For example, suppose a non-emergency physician came to the ED to perform an incision and drainage procedure on a patient’s abdominal cyst. The ED physician administered the anesthesia for the surgery. In this case, you’d report code 00700 (Anesthesia for procedures on upper anterior abdominal wall; not otherwise specified), which has four base units plus time. The patient is “under anesthesia” for 30 minutes, so you would also add in two time units, for a total of six anesthesia units. Of note, CPT says the time starts when the anesthesiologist begins to prepare the patient for the induction of anesthesia, and ends when the physician is no longer in attendance.
DO follow this three-step process to report anesthesia services accurately, Granovsky suggests:
1. Take the dominant CPT code (usually representing the surgical procedure performed), and then determine the appropriate anesthesia code from the 00100-01999 section.
2. Using the ASA guidelines, determine the number of base units assigned to that anesthesia code.
3. Add in the time units reflected in the ED record, based on that particular payer’s increments (either 10 or 15 minutes, usually).
DON’T forget to apply one of these patient status modifiers when reporting anesthesia codes in the ED. Tell your physicians to document the patient’s condition in the record so you’ll know which one to choose:
•P1 — Normal healthy patient
•P2 — Patient with mild systemic disease
•P3 — Patient with severe systemic disease
•P4 — Patient with severe systemic disease that is a constant threat to life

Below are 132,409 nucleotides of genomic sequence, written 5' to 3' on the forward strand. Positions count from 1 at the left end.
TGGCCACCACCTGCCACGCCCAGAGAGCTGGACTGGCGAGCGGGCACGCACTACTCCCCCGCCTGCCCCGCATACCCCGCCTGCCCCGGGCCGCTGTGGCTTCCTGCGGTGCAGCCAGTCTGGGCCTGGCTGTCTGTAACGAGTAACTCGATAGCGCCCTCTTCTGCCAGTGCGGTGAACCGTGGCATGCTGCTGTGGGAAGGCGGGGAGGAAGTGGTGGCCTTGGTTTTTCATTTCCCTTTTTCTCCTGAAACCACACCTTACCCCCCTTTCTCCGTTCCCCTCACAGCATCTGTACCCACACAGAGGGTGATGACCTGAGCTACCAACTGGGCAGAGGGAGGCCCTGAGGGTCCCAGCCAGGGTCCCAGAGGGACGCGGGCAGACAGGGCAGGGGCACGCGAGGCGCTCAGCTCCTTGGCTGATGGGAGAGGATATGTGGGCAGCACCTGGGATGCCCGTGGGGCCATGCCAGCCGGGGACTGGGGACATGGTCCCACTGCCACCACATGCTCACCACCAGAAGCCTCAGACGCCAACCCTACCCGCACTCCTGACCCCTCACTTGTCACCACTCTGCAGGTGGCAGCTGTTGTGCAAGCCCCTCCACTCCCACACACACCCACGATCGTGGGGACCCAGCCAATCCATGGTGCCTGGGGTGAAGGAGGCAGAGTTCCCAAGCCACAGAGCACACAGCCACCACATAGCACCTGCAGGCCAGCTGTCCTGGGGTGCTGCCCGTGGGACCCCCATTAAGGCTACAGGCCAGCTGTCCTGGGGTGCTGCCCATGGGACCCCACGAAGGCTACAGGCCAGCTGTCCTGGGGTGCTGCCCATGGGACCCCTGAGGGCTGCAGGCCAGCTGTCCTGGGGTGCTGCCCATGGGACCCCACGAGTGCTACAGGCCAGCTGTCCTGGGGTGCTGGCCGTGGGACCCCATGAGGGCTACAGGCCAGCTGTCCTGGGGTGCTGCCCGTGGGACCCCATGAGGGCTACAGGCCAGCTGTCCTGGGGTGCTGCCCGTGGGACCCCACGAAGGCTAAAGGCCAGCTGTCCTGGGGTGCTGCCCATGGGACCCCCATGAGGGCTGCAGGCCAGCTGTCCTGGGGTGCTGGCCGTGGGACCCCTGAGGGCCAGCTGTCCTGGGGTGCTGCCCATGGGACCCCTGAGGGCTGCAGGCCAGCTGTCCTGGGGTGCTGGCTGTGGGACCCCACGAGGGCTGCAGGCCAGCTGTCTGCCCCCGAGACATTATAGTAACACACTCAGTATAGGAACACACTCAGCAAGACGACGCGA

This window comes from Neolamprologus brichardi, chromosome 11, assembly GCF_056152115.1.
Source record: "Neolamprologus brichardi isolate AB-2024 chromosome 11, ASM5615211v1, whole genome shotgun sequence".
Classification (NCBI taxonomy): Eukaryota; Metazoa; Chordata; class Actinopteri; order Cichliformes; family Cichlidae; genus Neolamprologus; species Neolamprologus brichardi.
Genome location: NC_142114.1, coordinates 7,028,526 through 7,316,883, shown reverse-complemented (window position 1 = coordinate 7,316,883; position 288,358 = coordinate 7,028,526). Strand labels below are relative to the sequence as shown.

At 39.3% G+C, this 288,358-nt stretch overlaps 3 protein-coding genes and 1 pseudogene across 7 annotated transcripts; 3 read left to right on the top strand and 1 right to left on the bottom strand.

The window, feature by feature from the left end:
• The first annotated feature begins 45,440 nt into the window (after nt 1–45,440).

•P5 — Moribund patient who is not expected to survive without the operation
•P6 — Declared brain-dead patient whose organs are being removed for donor purposes
These modifiers apply only to anesthesia codes — not to conscious sedation codes.
DO remember these seven guidelines when reporting conscious sedation codes:
•Conscious sedation codes are not restricted to being reported with any particular CPT code.
•Don’t report pulse oximetry separately from conscious sedation codes (on the professional side).
•Don’t report conscious sedation with anesthesia.
•If you’re reporting conscious sedation, a trained observer — typically a nurse — must have been present.
•Demerol and morphine, applied alone, usually do not constitute conscious sedation, although the physician may use them in addition to higher-level agents such as midazolam or ketamine.
•When reporting codes for orthopedic services with descriptions including “with” or “without anesthesia,” you should select “without anesthesia” when billing conscious sedation. “With anesthesia” applies to the operating room, not the ED.
•Don’t append modifier -47 (Anesthesia by surgeon) with conscious sedation codes.
CPT also includes several qualifying-circumstances codes that impact the character of the anesthesia the physician provided. You may use more than one of these qualifying-circumstances codes per claim, and they have their own assigned base and time units. In the ED, adding code +99140 (Anesthesia complicated by emergency conditions) may often be appropriate, as long as the physician specifies the nature of those conditions. Although Medicare does not pay for these codes, some private payers might.